Rather, the first statement is a genetic fallacy because it presumes that an argument against religion is invalid merely because it comes from an unbeliever. He is thus presuming that all arguments that originate from that source are false or unsound. That’s the genetic fallacy. Indeed, even given the nefarious motive alleged (to “malign” a religion) it would be a genetic fallacy, since even someone who intended to malign a religion is not necessarily making false statements about it (i.e. I can often malign something by telling the truth). This is why you have to refute the argument first, and not use “motivation” as that refutation. You might appeal to motivation to explain why someone uses a refutable argument, but such an explanation can never itself be a refutation of an argument.

    2. 20.2
      R.J. Moore

      One might point out that there are also plenty of axe-grinding atheists who want there to be a historical Jesus, one who is divergent with mainstream Christian norms (Jesus was a hermaphrodite communist, etc.) or an embarrassment to Christians (i.e., Jesus was a fraud, a sorcerer, a criminal).

      On top of that, by far the largest axe-grinders in the historicity of Jesus are the theists, so I am not sure what the point of Ehrman bringing up the kooks is. Much of what passes for ‘Bible scholarship’ is just as ridiculous as the worst crank-mythicism.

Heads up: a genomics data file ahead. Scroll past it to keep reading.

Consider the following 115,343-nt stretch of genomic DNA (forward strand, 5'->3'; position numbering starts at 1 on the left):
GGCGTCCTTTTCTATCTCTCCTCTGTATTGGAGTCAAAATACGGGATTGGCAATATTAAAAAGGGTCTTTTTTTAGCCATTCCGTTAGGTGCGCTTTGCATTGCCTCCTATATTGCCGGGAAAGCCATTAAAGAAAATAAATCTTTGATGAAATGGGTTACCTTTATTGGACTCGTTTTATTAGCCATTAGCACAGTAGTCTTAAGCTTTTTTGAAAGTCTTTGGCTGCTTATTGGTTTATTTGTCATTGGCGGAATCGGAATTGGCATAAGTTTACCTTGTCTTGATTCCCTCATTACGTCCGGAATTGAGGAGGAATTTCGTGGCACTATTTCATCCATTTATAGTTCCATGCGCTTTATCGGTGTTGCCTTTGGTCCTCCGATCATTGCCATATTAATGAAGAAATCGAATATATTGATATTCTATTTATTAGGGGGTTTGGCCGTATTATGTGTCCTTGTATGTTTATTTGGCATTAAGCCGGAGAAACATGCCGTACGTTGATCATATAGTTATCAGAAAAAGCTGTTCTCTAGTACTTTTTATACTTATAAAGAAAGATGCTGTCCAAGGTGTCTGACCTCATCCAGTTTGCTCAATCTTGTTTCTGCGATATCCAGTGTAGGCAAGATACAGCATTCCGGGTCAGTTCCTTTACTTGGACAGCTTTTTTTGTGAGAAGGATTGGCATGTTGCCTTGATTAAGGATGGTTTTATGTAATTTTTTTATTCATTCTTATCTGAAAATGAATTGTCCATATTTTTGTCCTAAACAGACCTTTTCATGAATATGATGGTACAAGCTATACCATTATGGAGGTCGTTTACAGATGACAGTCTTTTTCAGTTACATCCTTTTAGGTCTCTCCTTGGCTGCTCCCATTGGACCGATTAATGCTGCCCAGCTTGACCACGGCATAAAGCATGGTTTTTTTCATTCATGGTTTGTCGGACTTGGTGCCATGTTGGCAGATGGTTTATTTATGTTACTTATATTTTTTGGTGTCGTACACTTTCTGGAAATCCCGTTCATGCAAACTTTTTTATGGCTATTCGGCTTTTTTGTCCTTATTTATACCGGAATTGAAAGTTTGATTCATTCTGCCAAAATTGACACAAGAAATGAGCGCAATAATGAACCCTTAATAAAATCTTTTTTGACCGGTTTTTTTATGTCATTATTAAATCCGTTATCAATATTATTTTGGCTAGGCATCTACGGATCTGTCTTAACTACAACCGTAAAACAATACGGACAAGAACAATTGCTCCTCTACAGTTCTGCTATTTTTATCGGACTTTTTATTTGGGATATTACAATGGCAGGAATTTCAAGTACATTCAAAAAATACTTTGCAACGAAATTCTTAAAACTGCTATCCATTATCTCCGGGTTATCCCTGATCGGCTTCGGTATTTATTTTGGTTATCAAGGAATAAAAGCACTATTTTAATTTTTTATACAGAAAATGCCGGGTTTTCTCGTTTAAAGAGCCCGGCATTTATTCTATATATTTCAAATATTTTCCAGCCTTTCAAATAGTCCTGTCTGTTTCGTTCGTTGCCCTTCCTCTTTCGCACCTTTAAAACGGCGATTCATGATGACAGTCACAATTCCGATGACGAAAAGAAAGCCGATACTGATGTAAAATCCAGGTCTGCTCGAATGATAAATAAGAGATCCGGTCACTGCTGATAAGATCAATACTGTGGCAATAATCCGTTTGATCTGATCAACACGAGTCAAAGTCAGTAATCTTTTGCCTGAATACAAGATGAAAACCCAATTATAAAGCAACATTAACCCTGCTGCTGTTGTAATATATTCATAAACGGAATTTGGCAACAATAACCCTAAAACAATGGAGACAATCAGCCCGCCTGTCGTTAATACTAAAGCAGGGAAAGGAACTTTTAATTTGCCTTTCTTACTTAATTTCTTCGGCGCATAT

21. 21
    Rob

    Ehrman only says that Josephus does not mention Pilate. I think you have misunderstood.

    1. 21.1
      Rob

      Wait. Or is he saying that Josephus is not mentioned? I can’t tell what the hell Ehrman is saying with that sentence fragment.

    2. 21.2
      Richard Carrier

      No, Josephus very definitely does mention Pilate (and Ehrman knows that). So he certainly was not saying that.

  22. 22
    Alethea Kuiper-Belt

    Hey Richard, there’s a historicist person calling you out over here on PZ’s thread.

    1. 22.1
      Richard Carrier

      Alethea H. Claw: Hey Richard, there’s a historicist person calling you out over here on PZ’s thread.

      Tell him to come over here. This is where I am.

  23. 23
    gshelley

    This is a shame, though not surprising given what I have previously heard him say on the matter. I am still going to hope that the book will address the actual points of the mythecists, rather than strawman versions, or the selected weak points of the “cranks”
    So, either way, I will look forward to your review, though I imagine it will get the same kind of criticism as we are seeing over at Pharyngula, from people who start off with the view that Jesus was a historical figure and that this has ben demonstrated beyond any doubt so assume anyone who comes to a different conclusion must be an ideologically driven crank who is ignoring the evidence.